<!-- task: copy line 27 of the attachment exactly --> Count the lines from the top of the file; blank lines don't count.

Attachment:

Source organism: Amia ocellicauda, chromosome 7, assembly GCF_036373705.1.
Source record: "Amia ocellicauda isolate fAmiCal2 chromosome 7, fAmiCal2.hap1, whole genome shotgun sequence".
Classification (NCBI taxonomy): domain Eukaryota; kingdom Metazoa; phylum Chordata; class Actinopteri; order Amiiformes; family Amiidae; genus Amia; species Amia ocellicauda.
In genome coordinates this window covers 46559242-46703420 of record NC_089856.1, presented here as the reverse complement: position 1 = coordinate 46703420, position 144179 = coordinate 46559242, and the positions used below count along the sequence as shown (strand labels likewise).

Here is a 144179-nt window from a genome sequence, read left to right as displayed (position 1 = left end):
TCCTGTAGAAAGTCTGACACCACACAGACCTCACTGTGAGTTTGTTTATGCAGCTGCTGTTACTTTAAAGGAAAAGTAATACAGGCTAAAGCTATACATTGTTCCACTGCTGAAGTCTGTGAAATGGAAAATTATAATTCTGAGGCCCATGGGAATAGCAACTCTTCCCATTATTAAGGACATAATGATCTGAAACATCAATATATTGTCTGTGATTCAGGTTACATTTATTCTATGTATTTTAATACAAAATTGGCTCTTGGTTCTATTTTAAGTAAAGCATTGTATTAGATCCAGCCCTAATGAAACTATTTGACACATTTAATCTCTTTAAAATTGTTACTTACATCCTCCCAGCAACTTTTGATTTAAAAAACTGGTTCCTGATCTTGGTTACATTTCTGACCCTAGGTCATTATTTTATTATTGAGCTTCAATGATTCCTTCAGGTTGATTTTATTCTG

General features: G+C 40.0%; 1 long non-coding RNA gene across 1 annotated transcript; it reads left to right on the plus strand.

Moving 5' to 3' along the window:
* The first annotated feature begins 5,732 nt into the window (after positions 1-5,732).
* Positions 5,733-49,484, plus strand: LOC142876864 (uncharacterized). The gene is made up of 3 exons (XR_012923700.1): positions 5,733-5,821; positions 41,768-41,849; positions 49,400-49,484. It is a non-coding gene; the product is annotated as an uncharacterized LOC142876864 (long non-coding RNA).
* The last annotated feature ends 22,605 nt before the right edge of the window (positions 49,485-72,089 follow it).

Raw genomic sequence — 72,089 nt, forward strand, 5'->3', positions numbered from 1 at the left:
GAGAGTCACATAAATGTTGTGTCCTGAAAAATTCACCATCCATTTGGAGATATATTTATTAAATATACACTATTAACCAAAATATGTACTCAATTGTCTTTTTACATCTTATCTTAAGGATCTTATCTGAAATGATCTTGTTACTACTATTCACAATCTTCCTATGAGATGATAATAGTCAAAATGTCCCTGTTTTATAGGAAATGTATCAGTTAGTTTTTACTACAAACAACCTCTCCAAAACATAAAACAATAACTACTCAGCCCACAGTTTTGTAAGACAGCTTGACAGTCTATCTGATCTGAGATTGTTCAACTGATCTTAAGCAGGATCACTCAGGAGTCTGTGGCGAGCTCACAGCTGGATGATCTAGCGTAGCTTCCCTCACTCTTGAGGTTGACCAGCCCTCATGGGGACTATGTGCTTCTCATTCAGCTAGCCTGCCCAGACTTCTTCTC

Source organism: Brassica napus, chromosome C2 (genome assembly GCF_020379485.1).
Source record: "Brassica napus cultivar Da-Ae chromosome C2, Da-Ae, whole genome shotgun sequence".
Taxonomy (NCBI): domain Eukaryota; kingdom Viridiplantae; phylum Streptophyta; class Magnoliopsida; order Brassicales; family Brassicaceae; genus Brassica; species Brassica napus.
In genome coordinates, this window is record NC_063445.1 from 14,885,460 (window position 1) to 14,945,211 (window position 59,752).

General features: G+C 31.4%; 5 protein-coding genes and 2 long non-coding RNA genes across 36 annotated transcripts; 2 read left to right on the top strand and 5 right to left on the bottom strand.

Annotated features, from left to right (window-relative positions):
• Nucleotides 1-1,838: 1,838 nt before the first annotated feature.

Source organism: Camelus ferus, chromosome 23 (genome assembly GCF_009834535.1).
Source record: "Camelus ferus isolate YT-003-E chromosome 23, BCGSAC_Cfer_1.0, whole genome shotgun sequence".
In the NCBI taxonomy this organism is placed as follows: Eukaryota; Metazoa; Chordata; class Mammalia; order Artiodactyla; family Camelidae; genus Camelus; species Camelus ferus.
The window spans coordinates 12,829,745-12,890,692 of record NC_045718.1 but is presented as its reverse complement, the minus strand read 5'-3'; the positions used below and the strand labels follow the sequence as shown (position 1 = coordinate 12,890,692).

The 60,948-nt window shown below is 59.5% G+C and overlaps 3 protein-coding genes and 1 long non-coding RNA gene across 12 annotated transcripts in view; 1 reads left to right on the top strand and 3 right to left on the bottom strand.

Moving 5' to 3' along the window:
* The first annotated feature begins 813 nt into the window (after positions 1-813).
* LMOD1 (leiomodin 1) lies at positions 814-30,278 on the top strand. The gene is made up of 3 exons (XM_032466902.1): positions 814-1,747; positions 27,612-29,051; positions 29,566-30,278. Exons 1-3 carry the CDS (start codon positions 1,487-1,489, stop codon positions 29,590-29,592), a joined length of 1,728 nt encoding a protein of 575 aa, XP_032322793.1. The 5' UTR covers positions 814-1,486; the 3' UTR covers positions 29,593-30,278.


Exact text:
* The first annotated feature begins 813 nt into the window (after positions 1-813).